The Rand Daily Mail

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The Rand Daily Mail
Front page of the Rand Daily Mail
TypeDaily newspaper
Owner(s)Times Media Group
PublisherClive Kinsley
EditorRay Hartley
Staff writers15
Political alignmentLiberal
Ceased publication1985

The Rand Daily Mail was a South African newspaper published from 1902 until it was controversially closed in 1985 after adopting an outspoken anti-apartheid stance in the midst of a massive clampdown on activists by the security forces. The title was based in Johannesburg as a daily newspaper and best known for breaking the news about the apartheid state's Muldergate Scandal in 1979.[1] It also exposed the truth about the death in custody of anti-apartheid activist Steve Biko, in 1977.

The Rand Daily Mail was resurrected as a website by Times Media Group, who hold rights to the original title, in October 2014.


Soon after it was founded in 1902 by Harry Cohen,[2][3] The Rand Daily Mail was bought by mining magnate Abe Bailey.[4]

During the apartheid years, journalists like Benjamin Pogrund reported on political and economic issues affecting black South Africans about which whites were largely ignorant. Pogrund, for example, reported on the Sharpeville massacre of 1960. In 1965 Pogrund wrote in the paper about prison conditions, based on the evidence of prisoners including Harold Strachan.[5] Strachan was sent to prison for a year and a half as a result.[6]

On 3 November 1978 Rand Daily Mail journalists Mervyn Rees and Chris Day reported on the use of public funds since 1973 to set up a disinformation network in South Africa and abroad. The money was used in attempts to buy The Washington Star, and to set up The Citizen as a government-controlled counter to The Rand Daily Mail.[7]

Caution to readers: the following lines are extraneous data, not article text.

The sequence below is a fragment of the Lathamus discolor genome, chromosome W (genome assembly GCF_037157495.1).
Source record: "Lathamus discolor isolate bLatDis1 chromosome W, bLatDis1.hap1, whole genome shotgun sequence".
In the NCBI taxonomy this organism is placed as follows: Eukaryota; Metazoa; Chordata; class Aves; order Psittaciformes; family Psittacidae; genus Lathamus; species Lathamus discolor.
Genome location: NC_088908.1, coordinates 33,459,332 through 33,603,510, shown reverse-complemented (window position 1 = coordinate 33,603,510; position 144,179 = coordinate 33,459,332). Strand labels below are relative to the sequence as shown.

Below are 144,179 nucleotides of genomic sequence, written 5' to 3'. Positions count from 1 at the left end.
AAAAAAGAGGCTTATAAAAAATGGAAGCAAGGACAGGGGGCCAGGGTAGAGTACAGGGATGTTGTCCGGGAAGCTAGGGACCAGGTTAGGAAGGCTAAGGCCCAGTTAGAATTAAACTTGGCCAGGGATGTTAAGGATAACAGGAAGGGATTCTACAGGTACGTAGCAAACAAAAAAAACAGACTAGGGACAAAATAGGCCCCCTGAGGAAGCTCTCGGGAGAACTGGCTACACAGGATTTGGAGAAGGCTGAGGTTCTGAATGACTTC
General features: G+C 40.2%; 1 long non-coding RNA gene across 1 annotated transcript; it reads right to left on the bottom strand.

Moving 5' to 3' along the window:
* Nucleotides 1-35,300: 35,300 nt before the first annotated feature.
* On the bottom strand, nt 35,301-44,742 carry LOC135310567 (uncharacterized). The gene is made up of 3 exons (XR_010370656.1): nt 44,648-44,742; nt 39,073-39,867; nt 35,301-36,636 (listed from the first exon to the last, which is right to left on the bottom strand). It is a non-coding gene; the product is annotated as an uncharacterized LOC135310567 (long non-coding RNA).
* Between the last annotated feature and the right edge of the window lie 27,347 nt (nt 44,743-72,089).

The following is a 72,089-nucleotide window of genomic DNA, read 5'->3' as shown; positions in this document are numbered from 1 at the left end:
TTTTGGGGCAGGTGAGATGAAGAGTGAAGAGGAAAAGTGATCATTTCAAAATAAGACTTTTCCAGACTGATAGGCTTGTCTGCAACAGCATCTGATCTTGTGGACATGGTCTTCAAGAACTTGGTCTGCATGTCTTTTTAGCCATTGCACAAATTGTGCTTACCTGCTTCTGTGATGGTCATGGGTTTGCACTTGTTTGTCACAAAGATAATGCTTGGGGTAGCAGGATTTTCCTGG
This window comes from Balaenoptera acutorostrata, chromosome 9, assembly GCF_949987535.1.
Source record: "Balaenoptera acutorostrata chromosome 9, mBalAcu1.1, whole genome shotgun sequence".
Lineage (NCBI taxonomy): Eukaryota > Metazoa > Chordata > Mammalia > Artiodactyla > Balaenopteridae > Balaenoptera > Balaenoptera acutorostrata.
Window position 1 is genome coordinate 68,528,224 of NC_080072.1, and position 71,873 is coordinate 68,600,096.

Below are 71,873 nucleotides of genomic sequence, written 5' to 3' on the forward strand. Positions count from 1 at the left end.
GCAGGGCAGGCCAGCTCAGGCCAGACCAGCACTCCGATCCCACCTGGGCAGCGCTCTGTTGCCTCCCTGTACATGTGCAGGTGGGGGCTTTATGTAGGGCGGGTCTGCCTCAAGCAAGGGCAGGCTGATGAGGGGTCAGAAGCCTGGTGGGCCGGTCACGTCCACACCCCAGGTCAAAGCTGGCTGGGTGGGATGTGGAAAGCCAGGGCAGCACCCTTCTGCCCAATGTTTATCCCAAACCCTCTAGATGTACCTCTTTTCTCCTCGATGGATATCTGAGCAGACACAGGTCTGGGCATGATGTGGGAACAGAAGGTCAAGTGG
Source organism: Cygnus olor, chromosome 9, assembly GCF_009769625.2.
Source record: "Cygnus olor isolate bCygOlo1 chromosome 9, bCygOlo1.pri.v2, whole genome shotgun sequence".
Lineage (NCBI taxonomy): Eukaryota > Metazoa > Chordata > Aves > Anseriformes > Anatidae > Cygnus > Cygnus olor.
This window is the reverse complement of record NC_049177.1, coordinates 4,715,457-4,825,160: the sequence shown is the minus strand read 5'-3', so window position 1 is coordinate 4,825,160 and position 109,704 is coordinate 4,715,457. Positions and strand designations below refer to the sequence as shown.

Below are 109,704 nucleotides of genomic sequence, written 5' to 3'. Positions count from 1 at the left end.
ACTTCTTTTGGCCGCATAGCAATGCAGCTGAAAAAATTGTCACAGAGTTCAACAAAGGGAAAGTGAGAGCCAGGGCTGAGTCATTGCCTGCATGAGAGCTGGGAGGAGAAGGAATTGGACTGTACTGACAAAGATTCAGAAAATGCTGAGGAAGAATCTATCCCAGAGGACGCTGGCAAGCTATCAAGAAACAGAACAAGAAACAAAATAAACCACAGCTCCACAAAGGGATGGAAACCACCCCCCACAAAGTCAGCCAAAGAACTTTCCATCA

Hounded by the state, the paper's board decided to moderate its content for the sake of attracting more affluent white readers. This strategy led to financial losses and the newspaper was forced to close in 1985, eighty-three years after it was founded. [1]

After its closure, the black newspaper The Sowetan described The Rand Daily Mail as the first white newspaper to regard blacks as human beings. Yet for most of the apartheid period (1948–1990) the paper suffered from poor management, government infiltration, and state censorship.[8] The management often tried to replace more liberal editors with conservative ones.

After the closure of The Rand Daily Mail, some of its journalists (like Anton Harber and Irwin Manoim) pooled their severance pay to start the Weekly Mail (now Mail & Guardian), which carried on the anti-apartheid stance of its predecessor.

Resurrection as a website[edit]

Times Media Group held the rights to The Rand Daily Mail, and in 2014 decided to relaunch the title as an online-only brand, utilising opinion content from its stable of newspapers, including The Sunday Times, The Times, Business Day, the Financial Mail, The Sowetan, The Herald, the Daily Dispatch and the Weekend Post.[9][10]


See also[edit]

Notes and references[edit]

  1. ^ a b Renowned South African journalist to teach at School of Journalism and Mass Communication University of North Carolina
  2. ^ Nathan, Manfred (1919). The South African commonwealth. Johannesburg, Cape Town: The Specialty press of South Africa Ltd. p. 242.
  3. ^ "Latest Foreign News". The Jewish Times and Observer. L (34). 25 August 1905.
  4. ^ History of the press in South Africa
  5. ^
  6. ^ "Human Rights Violations - Submissions: Questions and Answers". Truth and Reconciliation Commission. 22 July 1997. Retrieved 29 October 2017.
  7. ^ The Information Scandal
  8. ^ Knight 2000.
  9. ^ Interview with Ray Hartley The Media Online
  10. ^ Radio interview with Ray Hartley 702 Talk Radio
  11. ^ Pogrund, Benjamin (2000). War of Words: Memoir of a South African Journalist. Seven Stories Press. p. 381. ISBN 9781888363715.
  12. ^ a b c d e f Shorten, John R. (1970). The Johannesburg Saga. Johannesburg: John R. Shorten Pty Ltd. p. 1159.
  13. ^ Laurence Owen Vine Gandar Obituary

Further reading[edit]

External links[edit]